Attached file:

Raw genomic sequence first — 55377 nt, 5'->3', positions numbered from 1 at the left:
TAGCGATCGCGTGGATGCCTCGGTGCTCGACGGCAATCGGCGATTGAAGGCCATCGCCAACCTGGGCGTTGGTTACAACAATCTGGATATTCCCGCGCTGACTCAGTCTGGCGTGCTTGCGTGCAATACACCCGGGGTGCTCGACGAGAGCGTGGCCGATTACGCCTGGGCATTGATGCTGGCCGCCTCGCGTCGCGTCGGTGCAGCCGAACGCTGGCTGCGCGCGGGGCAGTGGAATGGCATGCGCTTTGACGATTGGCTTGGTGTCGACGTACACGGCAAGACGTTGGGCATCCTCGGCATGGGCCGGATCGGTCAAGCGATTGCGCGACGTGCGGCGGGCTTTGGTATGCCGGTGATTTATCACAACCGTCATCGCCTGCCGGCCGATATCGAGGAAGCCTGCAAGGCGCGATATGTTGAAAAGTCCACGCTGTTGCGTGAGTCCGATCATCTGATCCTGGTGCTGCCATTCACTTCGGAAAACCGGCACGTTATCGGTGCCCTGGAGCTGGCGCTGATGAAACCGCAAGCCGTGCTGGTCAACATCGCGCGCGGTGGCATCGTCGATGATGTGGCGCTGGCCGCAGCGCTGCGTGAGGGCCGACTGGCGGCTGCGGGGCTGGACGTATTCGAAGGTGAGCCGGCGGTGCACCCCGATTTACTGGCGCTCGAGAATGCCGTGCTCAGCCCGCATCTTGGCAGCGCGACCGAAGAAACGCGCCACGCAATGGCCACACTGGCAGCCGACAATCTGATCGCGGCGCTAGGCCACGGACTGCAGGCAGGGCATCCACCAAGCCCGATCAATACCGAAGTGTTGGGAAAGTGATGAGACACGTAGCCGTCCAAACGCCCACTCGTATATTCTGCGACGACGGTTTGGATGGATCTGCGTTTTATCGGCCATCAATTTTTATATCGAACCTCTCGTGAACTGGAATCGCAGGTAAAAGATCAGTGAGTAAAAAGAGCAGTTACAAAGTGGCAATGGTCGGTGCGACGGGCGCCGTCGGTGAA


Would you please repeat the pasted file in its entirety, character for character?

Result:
Raw genomic sequence first — 55377 nt, 5'->3', positions numbered from 1 at the left:
TAGCGATCGCGTGGATGCCTCGGTGCTCGACGGCAATCGGCGATTGAAGGCCATCGCCAACCTGGGCGTTGGTTACAACAATCTGGATATTCCCGCGCTGACTCAGTCTGGCGTGCTTGCGTGCAATACACCCGGGGTGCTCGACGAGAGCGTGGCCGATTACGCCTGGGCATTGATGCTGGCCGCCTCGCGTCGCGTCGGTGCAGCCGAACGCTGGCTGCGCGCGGGGCAGTGGAATGGCATGCGCTTTGACGATTGGCTTGGTGTCGACGTACACGGCAAGACGTTGGGCATCCTCGGCATGGGCCGGATCGGTCAAGCGATTGCGCGACGTGCGGCGGGCTTTGGTATGCCGGTGATTTATCACAACCGTCATCGCCTGCCGGCCGATATCGAGGAAGCCTGCAAGGCGCGATATGTTGAAAAGTCCACGCTGTTGCGTGAGTCCGATCATCTGATCCTGGTGCTGCCATTCACTTCGGAAAACCGGCACGTTATCGGTGCCCTGGAGCTGGCGCTGATGAAACCGCAAGCCGTGCTGGTCAACATCGCGCGCGGTGGCATCGTCGATGATGTGGCGCTGGCCGCAGCGCTGCGTGAGGGCCGACTGGCGGCTGCGGGGCTGGACGTATTCGAAGGTGAGCCGGCGGTGCACCCCGATTTACTGGCGCTCGAGAATGCCGTGCTCAGCCCGCATCTTGGCAGCGCGACCGAAGAAACGCGCCACGCAATGGCCACACTGGCAGCCGACAATCTGATCGCGGCGCTAGGCCACGGACTGCAGGCAGGGCATCCACCAAGCCCGATCAATACCGAAGTGTTGGGAAAGTGATGAGACACGTAGCCGTCCAAACGCCCACTCGTATATTCTGCGACGACGGTTTGGATGGATCTGCGTTTTATCGGCCATCAATTTTTATATCGAACCTCTCGTGAACTGGAATCGCAGGTAAAAGATCAGTGAGTAAAAAGAGCAGTTACAAAGTGGCAATGGTCGGTGCGACGGGCGCCGTCGGTGAA